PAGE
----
The state will deploy more than 100 Georgia National Guardsmen to assisted-living facilities and nursing homes with coronavirus cases to help limit exposure to the disease among the most vulnerable residents.
Gov. Brian Kemp announced the deployment Tuesday as the state’s long-term care system is starting to feel strains from the pandemic. More than 30 nursing homes and assisted-living facilities have residents who tested positive, according to an estimate Tuesday by the Georgia Health Care Association, the state’s largest long-term care trade association.
The Rome Health & Rehabilitation Center nursing home confirmed Monday that 11 residents had tested positive for the virus, and a pair of nursing homes in southwest Georgia have been dealing with significant outbreaks in recent weeks.
“Georgia’s top priority is increasing healthcare capacity to protect vulnerable Georgians, especially those residing in long-term care facilities,” Kemp said.
Twenty soldiers were deployed Tuesday to Pelham Parkway Nursing Home, where there have been five confirmed cases of COVID-19, Kemp’s office said. The unit will audit existing sanitation methods at the facility, train staff on more aggressive infectious disease control measures and give the facility a thorough cleaning, according to the governor’s office.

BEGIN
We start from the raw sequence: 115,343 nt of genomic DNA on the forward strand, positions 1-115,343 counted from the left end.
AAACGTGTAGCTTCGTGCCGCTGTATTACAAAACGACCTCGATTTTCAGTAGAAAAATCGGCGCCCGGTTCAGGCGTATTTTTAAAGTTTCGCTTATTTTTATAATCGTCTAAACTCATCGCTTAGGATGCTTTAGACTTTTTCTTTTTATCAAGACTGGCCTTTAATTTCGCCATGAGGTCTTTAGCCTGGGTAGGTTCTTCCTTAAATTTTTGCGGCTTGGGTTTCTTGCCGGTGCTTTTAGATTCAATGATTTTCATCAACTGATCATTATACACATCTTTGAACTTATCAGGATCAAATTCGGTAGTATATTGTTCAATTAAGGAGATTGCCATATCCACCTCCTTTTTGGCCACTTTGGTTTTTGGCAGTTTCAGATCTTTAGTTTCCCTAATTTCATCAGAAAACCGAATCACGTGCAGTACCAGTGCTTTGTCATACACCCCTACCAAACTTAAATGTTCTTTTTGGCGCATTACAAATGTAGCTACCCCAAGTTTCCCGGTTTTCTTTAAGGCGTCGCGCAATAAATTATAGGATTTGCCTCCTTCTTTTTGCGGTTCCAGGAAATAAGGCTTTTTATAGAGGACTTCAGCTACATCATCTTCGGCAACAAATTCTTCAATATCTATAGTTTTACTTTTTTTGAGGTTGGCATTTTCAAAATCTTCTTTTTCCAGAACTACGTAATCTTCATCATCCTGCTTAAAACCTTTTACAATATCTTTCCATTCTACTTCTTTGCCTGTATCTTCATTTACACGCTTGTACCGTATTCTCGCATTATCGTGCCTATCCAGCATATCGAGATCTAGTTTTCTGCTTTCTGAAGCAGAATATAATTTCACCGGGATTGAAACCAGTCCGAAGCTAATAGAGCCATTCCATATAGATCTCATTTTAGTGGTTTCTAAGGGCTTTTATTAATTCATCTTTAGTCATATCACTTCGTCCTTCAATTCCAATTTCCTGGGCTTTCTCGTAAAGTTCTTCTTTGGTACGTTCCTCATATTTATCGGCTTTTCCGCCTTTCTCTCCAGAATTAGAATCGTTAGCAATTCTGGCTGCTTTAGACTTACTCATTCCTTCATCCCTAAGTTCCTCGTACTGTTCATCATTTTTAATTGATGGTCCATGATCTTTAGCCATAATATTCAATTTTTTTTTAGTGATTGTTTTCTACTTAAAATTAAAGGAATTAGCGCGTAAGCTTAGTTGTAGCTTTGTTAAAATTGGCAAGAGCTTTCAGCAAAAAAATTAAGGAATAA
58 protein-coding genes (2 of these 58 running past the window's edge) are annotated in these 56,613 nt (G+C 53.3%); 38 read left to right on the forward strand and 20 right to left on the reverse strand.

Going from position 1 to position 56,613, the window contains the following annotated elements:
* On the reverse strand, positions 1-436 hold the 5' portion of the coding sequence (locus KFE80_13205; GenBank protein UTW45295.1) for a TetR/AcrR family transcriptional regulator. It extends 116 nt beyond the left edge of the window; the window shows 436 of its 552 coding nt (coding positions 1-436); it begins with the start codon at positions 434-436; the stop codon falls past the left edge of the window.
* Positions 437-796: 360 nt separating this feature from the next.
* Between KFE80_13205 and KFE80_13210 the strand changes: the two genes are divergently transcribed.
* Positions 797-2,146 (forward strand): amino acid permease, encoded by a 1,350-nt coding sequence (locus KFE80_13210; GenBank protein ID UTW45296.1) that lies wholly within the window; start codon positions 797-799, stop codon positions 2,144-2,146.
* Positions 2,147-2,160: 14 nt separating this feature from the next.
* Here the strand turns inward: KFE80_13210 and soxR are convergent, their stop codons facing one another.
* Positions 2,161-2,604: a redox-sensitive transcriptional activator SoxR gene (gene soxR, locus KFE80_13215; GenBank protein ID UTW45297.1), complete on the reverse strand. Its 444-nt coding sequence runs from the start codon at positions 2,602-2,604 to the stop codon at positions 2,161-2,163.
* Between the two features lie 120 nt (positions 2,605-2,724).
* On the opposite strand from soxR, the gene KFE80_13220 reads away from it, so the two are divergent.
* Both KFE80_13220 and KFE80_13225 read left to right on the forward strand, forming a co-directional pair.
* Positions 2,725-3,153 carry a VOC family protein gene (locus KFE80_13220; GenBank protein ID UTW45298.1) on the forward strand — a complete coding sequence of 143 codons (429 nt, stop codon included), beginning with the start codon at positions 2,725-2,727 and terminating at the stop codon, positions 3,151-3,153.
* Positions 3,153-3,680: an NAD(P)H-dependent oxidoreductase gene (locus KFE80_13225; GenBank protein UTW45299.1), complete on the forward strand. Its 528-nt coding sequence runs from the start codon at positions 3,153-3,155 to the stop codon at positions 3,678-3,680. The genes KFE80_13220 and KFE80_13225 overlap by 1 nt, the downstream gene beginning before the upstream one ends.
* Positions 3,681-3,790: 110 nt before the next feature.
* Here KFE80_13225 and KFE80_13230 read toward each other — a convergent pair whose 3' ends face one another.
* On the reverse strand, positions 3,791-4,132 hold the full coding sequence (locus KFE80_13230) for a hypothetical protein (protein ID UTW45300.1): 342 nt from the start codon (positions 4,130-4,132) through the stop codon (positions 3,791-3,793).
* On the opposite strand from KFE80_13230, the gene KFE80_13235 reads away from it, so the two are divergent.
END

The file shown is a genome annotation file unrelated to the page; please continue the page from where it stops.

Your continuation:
The large force is needed, in part, to help train the soldiers. Most deployments to facilities will involve up to five soldiers.
The announcement Tuesday expands the governor’s use of the National Guard to assist medical facilities. On Friday, he announced roughly a dozen deployments of guard medical teams to various hospitals across the state.
The guard has been assisting since last week in Albany at Phoebe Putney Medical Center — the largest hospital in southwest Georgia, which is the state’s current coronavirus hotspot. The guard also has been assisting PruittHealth Palmyra, one of the nursing homes in the area that’s been dealing with an outbreak. On Tuesday, the local coroner confirmed that at least four residents at the facility died from the virus.
Kemp said the guard deployment is designed to take pressure off the state’s health system during this critical time.
“If we can keep these populations as healthy as possible, we will be able to conserve precious medical supplies and hospital bed space in the coming days and weeks,” he said.
Tony Marshall, president/CEO of the Georgia Health Care Association, said the help from the National Guard will be welcome relief.
“This support is critical, as it will help to supplement staffing and infection prevention efforts,” he said. “Such assistance is especially needed as a large number of center staff across the state are being required to self-quarantine until testing for the virus can be completed.”